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Originally published by 2 Minute Medicine® (view original article). Reused on AccessMedicine with permission.

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1. Researchers derived a multivariable model, which included clinical and biomarker variables, found to be internally validated in terms of its ability to discriminate between pneumonia vs. no serious bacterial infection (SBI), and SBI vs. no SBI.

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2. A diagnostic model for identifying SBIs, previous described by Nijman et al in 2011, was externally validated and was found to have increased accuracy when biomarkers such as procalcitonin and resistin were added to the model.

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Evidence Rating: 1 (Excellent)

Study Rundown:

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For pediatric patients, acute febrile illness is a leading reason for emergency department visits. While the majority of these presentations are due to benign, self-limiting illnesses, a small percentage of these patients will have a SBI. At present, there is no universal model available for diagnosing SBIs. In this prospective, diagnostic accuracy study, researchers aimed to derived a multivariable model that incorporated clinical and biomarker variables and to assess its accuracy in diagnosing SBIs in febrile children <16 years of age. Additionally, using their own data set, researchers externally validated a model previously published by Nijman et al in 2011, that included predefined variables of age, duration of fever, tachycardia, temperature, tachypnea, ill-appearance, retractions, prolonged capillary refill, oxygenation saturation <94%, and C-reaction protein (CRP). The researchers’ newly derived diagnostic model performed well on internal validation in discriminating between pneumonia vs. no SBI and SBI vs. no SBI. Nijman et al’s model was externally validated with this patient population, and the discriminatory ability increased for pneumonia vs. no SBI and SBI vs. no SBI when the model was expanded to include procalcitonin and resistin. This study suggests that risk prediction models that incorporate clinical and biochemical markers may have utility in identifying SBIs, and thus in improving decision-making in the management of febrile children in the ER.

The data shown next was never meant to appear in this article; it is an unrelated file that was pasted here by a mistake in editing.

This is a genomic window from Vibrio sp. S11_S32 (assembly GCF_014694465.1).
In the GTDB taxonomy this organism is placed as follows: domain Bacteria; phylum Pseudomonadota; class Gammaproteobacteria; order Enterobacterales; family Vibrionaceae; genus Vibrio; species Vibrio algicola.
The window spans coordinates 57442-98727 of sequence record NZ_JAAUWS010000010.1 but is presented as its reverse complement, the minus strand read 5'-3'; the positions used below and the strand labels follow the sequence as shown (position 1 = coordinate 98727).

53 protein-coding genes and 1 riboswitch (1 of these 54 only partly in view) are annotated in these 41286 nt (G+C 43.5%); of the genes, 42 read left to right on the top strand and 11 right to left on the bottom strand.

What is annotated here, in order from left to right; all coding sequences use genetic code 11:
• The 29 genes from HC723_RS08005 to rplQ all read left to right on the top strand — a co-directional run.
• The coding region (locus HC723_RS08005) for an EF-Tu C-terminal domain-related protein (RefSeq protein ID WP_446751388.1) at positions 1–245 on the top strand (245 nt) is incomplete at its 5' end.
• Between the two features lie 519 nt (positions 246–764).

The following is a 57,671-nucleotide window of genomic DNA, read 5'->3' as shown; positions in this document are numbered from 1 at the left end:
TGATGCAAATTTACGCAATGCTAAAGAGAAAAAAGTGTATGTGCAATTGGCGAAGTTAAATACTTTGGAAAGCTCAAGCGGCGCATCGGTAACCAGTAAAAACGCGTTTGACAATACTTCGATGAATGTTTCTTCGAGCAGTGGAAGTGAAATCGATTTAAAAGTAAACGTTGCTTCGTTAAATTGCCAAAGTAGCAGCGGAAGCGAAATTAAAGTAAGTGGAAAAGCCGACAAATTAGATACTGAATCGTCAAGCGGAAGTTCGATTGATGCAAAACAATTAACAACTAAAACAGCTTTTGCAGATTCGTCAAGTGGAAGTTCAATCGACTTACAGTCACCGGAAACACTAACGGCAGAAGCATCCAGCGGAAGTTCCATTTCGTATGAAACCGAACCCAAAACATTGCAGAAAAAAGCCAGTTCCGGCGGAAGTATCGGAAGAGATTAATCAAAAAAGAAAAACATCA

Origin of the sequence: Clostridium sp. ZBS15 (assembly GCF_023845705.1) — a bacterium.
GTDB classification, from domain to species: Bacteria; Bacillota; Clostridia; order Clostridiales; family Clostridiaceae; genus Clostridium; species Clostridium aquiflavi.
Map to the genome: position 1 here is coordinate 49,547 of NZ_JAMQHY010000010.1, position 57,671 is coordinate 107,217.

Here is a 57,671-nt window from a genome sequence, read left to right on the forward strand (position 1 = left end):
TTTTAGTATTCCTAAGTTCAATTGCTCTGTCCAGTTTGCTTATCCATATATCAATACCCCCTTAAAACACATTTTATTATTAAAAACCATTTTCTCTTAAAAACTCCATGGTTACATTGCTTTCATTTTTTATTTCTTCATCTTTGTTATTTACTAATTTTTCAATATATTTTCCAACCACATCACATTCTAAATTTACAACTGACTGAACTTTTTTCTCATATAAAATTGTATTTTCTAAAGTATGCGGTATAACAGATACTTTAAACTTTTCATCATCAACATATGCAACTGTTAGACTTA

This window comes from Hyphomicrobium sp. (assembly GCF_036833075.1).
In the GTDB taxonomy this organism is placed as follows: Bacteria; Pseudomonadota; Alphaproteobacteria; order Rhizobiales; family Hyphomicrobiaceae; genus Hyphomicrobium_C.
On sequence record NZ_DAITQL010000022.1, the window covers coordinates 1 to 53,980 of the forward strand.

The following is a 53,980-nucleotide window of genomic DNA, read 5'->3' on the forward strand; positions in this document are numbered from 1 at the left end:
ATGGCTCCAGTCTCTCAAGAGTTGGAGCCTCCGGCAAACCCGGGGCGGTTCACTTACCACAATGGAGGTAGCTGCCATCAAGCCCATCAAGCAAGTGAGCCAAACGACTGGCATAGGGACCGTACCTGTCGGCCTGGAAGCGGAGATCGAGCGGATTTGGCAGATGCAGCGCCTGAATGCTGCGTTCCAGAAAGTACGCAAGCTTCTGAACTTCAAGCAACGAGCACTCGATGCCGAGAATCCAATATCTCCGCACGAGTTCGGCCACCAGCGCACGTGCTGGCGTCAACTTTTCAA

In-Depth [cross-sectional study]:

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This single-center prospective diagnostic accuracy study identified 1872 eligible subjects, of whom 1101 were recruited for analysis between November 2010 and April 2012. The study included children <16 years of age with fever (>38C) or history of fever who required blood tests as part of clinical management. Children with primary immunodeficiency were excluded. Diagnosis of SBI was made independently by both a research fellow and infectious disease consultant, based on composite reference standards that incorporated clinical, microbiological and radiologic data. Of 1101 subjects, 264 (24%) had SBIs. Researchers evaluated their own model using concordance statistics (c statistic), a number equal to the area under the receiver operator curve. Their derived model discriminated well on internal validation (c statistic 0.84; 95% CI = 0.78-0.90 for pneumonia; and 0.77, 95% CI = 0.71-0.83 for other SBIs). The Nijman model showed good discrimination between SBI and no SBI (c statistic=0.76), but stronger discrimination between pneumonia and no SBI (c statistic=0.85). When the model was expanded to include procalcitonin and resistin, discriminatory strength increased for distinguishing pneumonia vs. no SBI (c statistic=0.90) and SBI vs. no SBI (c statistic=0.84). Of the 1101 subjects, approximately 80% were admitted to the hospital and received antibiotics, with 60% not actually having SBIs.

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